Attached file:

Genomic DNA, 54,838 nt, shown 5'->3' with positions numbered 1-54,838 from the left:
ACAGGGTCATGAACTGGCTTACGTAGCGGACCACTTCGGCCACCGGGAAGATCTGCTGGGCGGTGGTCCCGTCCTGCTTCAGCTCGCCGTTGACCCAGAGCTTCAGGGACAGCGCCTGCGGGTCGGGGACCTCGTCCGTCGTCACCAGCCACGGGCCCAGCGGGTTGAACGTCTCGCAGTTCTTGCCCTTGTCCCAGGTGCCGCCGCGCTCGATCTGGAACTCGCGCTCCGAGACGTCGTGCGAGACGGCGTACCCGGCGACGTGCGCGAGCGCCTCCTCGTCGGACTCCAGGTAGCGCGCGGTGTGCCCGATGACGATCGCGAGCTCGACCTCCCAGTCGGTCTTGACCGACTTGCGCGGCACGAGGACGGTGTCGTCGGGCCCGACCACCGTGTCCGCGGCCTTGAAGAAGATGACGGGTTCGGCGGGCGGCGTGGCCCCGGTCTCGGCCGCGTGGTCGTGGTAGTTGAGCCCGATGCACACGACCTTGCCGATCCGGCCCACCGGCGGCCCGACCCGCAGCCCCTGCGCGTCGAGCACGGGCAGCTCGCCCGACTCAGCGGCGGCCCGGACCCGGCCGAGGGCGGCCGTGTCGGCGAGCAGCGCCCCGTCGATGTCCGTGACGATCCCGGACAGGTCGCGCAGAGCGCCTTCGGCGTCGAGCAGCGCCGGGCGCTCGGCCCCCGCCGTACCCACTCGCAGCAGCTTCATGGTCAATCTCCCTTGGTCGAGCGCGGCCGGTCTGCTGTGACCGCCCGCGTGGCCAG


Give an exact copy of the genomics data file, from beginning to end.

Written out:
Genomic DNA, 54,838 nt, shown 5'->3' with positions numbered 1-54,838 from the left:
ACAGGGTCATGAACTGGCTTACGTAGCGGACCACTTCGGCCACCGGGAAGATCTGCTGGGCGGTGGTCCCGTCCTGCTTCAGCTCGCCGTTGACCCAGAGCTTCAGGGACAGCGCCTGCGGGTCGGGGACCTCGTCCGTCGTCACCAGCCACGGGCCCAGCGGGTTGAACGTCTCGCAGTTCTTGCCCTTGTCCCAGGTGCCGCCGCGCTCGATCTGGAACTCGCGCTCCGAGACGTCGTGCGAGACGGCGTACCCGGCGACGTGCGCGAGCGCCTCCTCGTCGGACTCCAGGTAGCGCGCGGTGTGCCCGATGACGATCGCGAGCTCGACCTCCCAGTCGGTCTTGACCGACTTGCGCGGCACGAGGACGGTGTCGTCGGGCCCGACCACCGTGTCCGCGGCCTTGAAGAAGATGACGGGTTCGGCGGGCGGCGTGGCCCCGGTCTCGGCCGCGTGGTCGTGGTAGTTGAGCCCGATGCACACGACCTTGCCGATCCGGCCCACCGGCGGCCCGACCCGCAGCCCCTGCGCGTCGAGCACGGGCAGCTCGCCCGACTCAGCGGCGGCCCGGACCCGGCCGAGGGCGGCCGTGTCGGCGAGCAGCGCCCCGTCGATGTCCGTGACGATCCCGGACAGGTCGCGCAGAGCGCCTTCGGCGTCGAGCAGCGCCGGGCGCTCGGCCCCCGCCGTACCCACTCGCAGCAGCTTCATGGTCAATCTCCCTTGGTCGAGCGCGGCCGGTCTGCTGTGACCGCCCGCGTGGCCAG